The county is teeming with underage talent but finding the right formula, especially in defence, is particularly difficult.
Mark Griffin was one of four players omitted from the drawn game but in his absence the Kerry full-back line was only slightly more secure with Shane Enright again struggling on Andy Moran despite the protection.
Moran finished with just 1-1 this time but his hand was over so much and the sight of him turning inside Enright so often gave Mayo real impetus.
Making his 71st championship appearance, Moran's Indian summer continues and he looks as sharp and agile as he has done in 14-year career.
Kerry got themselves into a defensive flux. In addition to Murphy's role, there was the addition of Tom O'Sullivan, only the second U-21 player Eamonn Fitzmaurice has started in 26 championship games. But Murphy dropping back allowed Mayo to erect stronger ramparts around Donaghy.
After his risky deployment of Aidan O'Shea at full-back on Donaghy the last day, Mayo largely went for that tactic again, this time with much more success though the collaborative effort around O'Shea made a big difference.
Donaghy still set up four scores and helped to create two goal chances but his contribution was more limited.
Rochford felt the slings and arrows in his direction over O'Shea's placement the last day but wasn't looking for retribution now against his critics.
"I don't do things with this team to seek outside approval - or disapproval for that matter," he said. "I didn't lose any sleep about it. We are aware that if we don't deliver in three weeks' time there will be another headline coming but so be it."
Diarmuid O'Connor's cleverly punched goal had given them a first-half cushion, 1-8 to 0-6, and Moran's goal on 38 minutes provided the biggest chink of daylight. After that it was matter of locking it down.
They became just as cynical as Kerry had been as the game degenerated into a messy affair but they got a big contribution off their bench, especially from Conor Loftus who had a hand in the second goal and scored two points.
Cillian O'Connor was black-carded for taking down Stephen O'Brien in the 50th minute, not long after O'Connor had been central to Darran O'Sullivan being wrongly black-carded.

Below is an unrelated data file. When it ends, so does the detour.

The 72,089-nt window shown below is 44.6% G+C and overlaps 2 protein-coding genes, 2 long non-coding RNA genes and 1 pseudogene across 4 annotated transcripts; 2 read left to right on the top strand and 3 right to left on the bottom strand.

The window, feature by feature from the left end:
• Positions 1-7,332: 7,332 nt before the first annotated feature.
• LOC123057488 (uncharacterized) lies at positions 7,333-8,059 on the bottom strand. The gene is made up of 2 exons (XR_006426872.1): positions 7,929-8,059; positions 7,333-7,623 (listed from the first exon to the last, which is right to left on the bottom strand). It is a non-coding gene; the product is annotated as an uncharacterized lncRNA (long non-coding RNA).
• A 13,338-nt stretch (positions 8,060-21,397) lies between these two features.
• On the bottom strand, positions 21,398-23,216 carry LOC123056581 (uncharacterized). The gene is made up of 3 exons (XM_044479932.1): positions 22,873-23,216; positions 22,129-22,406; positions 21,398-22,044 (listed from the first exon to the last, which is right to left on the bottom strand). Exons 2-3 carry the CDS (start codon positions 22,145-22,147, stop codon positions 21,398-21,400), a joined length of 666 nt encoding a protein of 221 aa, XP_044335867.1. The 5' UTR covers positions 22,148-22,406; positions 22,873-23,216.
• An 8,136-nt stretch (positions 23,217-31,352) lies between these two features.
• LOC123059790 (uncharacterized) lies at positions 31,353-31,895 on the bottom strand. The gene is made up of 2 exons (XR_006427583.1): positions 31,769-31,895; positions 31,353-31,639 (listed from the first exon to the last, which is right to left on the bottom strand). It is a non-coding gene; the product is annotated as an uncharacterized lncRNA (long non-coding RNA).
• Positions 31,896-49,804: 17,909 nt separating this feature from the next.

By the end 18 cards had been shown, three red, two black and 13 yellow cards (eight for Kerry) with Peter Crowley and Patrick Durcan picking up double yellows and Donaghy a straight red for lashing out at O'Shea, possibly his last act in an inter-county game.
It was that type of frustrating afternoon for Kerry as they succumbed to the precision and aggression of the most relentless group of men in Irish sport.
SCORERS - Mayo: C O'Connor 0-6 (6f), J Doherty (1f, 1 '45) 0-3, A Moran 1-1, D O'Connor 1-0, C Loftus, K McLoughlin 0-2 each, C Barrett, P Durcan 0-1 each. Kerry: P Geaney 0-10 (8f), J O'Donoghue 0-3 (1f), J Lyne, J Buckley, J Barry, F Fitzgerald all 0-1 each.
MAYO - D Clarke; C Barrett, A O'Shea, D Vaughan; B Harrison, K Higgins, C Boyle; L Keegan, T Parsons; D O'Connor, S O'Shea, K McLoughlin; A Moran, C O'Connor, J Doherty. Subs: P Durcan for Vaughan (35+2), C Loftus for D O'Connor (h-t), C O'Shea for C O'Connor BC (51), S Coen for S O'Shea (61), D Kirby for Boyle (69), G Cafferkey for Barrett (74).
KERRY - B Kelly; S Enright, T Morley K Young; P Crowley, P Murphy, T O'Sullivan; D Moran, J Barry; D Walsh, J Buckley, J Lyne; P Geaney, K Donaghy, S O'Brien. Subs: J O'Donoghue for Walsh (h-t), D O'Sullivan for Buckley (h-t), F Fitzgerald for Enright (39), J Savage for O'Sullivan (BC, 45), M Griffin for Young (51), BJ Keane for T O'Sullivan (63), A Maher for Barry (blood, 66).
Ref - D Gough (Meath)